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Hidden Costs of Energy: Unpriced Consequences of Energy Production and Use TABLE 7-3 Monetized Damages Per Unit of Energy-Related Activitya Energy-Related Activity (Fuel Type) Nonclimate Damage Climate Damages (per ton CO2-eq)c CO2-eq Intensity At $10 At $30 At $100 Electricity generation (coal) 3.2 cents/kWh 2 lb/kWh 1 cent/kWh 3 cents/kWh 10 cents/kWh Electricity generation (natural gas) 0.16 cents/kWh 1 lb/kWh 0.5 cent/kWh 1.5 cents/kWh 5 cents/kWh Transportationb 1.2 to >1.7 cents/VMT 0.3 to >1.3 lb/VMT 0.15 to >.65 cent/VMT 0.45 to >2 cents/VMT 1.5 to >6 cents/VMT Heat production (natural gas) 11 cents/MCF 140 lb/MCF 70 cents/MCF 210 cents/MCF 700 cents/MCF aBased on emission estimates for 2005. Damages are expressed in 2007 U.S. dollars. Damages that have not been quantified and monetized are not included. bTransportation fuels include E85 herbaceous, E85 corn stover, hydrogen gaseous, E85 corn, diesel with biodiesel, grid-independent HEV, grid-dependent HEV, electric vehicle, CNG, conventional gasoline and RFG, E10, low-sulfur diesel, tar sands. (See Table 7-1 for relative categories of nonclimate damages and Table 7-2 for relative categories of GHG emissions.) cOften called the “social cost of carbon.” ABBREVIATIONS: CO2-eq, carbon dioxide equivalent; VMT, vehicle miles traveled; MCF, thousand cubic feet; E85, ethanol 85% blend; HEV, hybrid electric vehicle; CNG, compressed natural gas; RFG, reformulated gasoline.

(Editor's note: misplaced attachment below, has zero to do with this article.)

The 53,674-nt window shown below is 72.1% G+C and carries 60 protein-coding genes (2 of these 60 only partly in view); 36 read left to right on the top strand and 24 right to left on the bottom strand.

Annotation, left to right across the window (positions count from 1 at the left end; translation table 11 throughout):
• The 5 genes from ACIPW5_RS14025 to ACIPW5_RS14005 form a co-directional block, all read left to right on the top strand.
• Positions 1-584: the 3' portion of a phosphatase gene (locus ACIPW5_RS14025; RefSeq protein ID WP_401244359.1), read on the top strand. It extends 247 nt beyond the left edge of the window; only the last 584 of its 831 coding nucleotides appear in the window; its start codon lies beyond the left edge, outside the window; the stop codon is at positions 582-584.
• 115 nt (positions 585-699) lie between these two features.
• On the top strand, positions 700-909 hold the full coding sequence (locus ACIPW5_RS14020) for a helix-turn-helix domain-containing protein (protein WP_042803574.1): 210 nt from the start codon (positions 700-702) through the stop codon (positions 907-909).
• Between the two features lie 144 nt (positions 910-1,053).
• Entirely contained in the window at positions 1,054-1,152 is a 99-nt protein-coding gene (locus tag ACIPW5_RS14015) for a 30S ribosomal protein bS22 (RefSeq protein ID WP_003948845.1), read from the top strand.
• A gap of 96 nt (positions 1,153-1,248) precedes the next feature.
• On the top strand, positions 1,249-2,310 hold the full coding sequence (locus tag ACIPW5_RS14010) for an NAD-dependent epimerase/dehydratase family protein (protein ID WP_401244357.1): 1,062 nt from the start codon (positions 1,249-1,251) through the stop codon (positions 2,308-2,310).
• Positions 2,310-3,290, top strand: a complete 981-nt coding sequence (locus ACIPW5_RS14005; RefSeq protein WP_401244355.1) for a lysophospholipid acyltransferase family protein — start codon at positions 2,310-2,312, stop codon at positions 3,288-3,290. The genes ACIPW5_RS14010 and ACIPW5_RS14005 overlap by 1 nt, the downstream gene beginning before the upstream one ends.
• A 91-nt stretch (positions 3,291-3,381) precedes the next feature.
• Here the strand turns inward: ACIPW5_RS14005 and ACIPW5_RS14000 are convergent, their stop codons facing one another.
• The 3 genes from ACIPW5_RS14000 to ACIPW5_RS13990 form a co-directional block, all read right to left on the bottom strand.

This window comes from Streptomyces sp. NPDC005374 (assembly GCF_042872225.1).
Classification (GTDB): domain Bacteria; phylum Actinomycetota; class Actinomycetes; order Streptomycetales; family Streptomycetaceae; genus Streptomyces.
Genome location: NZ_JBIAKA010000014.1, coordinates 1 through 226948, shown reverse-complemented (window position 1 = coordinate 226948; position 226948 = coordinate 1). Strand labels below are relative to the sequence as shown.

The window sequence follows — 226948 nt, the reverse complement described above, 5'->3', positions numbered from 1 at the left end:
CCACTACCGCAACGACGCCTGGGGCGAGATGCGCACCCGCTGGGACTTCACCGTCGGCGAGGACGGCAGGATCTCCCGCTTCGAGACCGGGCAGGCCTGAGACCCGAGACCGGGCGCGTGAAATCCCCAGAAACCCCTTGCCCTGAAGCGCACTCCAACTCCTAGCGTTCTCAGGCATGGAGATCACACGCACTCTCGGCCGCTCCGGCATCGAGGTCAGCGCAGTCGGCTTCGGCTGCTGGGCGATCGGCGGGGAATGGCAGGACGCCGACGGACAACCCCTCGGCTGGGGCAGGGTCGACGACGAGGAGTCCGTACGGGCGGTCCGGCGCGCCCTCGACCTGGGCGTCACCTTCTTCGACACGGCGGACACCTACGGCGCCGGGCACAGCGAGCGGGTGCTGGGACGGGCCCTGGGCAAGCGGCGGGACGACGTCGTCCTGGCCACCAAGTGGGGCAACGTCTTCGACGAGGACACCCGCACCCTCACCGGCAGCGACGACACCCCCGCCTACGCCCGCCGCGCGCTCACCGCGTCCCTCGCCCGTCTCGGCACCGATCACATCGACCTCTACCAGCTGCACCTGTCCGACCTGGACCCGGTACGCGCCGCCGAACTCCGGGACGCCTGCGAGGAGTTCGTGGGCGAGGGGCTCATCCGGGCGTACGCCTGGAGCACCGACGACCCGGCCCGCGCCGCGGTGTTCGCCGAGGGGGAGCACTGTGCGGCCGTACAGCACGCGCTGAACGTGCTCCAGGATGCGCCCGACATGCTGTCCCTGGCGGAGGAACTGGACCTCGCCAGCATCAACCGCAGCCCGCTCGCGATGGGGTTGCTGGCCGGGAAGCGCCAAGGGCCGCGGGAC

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Hidden Costs of Energy: Unpriced Consequences of Energy Production and Use determined from the size of damages alone. We emphasize, however, that economic efficiency is only one of several potentially valid policy goals that need to be considered in managing pollutant emissions and other damages. OVERALL CONCLUSIONS AND IMPLICATIONS Electricity Generation Our analysis of the damages associated with energy for electricity focused on air-pollution damages—both local and global—associated with electricity generation. These estimates can be used to inform the choice of type of fuel used to generate electricity and to guide policies regarding the regulation of air emissions from electricity generation. Regarding Comparisons Among Fuels for Electricity Generation In 2005 damages per kWh from SO2, NOx, and PM emissions were an order of magnitude higher for coal than for natural gas plants: on average, approximately 3.2 cents per kWh for coal and 0.16 cents per kWh for natural gas (2007 USD). SO2, NOx, and PM emissions per kWh were virtually nil for electricity generation from nuclear, wind, and solar plants and not calculated for plants using biomass for fuel. Average figures mask large variations among plants in air-pollution damages per kWh, which primarily reflect differences in pollution control equipment. For coal plants, the 5th percentile of the distribution of damages was only 0.5 cents per kWh (2007 USD). Newer plants emit significantly less SO2 and NOx per kWh than older plants. Regarding the Regulation of Air-Pollutant Emissions from Electricity Generation Estimates of aggregate air-pollution damages (damages per kWh times kWh generated) can help to identify situations where additional pollution controls might pass the benefit-cost test. We note that the damages from SO2, NOx, and PM at all coal plants, conservatively calculated, were approximately $62 billion in 2005 (2007 USD). (This figure represents the damages from emissions in 2005 relative to zero emissions.) When considering regulations, these damages provide important information to be compared with the costs of controlling emissions related to criteria air pollutants—in particular, comparing the marginal damages per kWh or ton of pollutant with the marginal costs of reducing the emissions. The distribution of damages associated with emissions of SO2, NOx, and PM is highly skewed for both coal-fired power plants and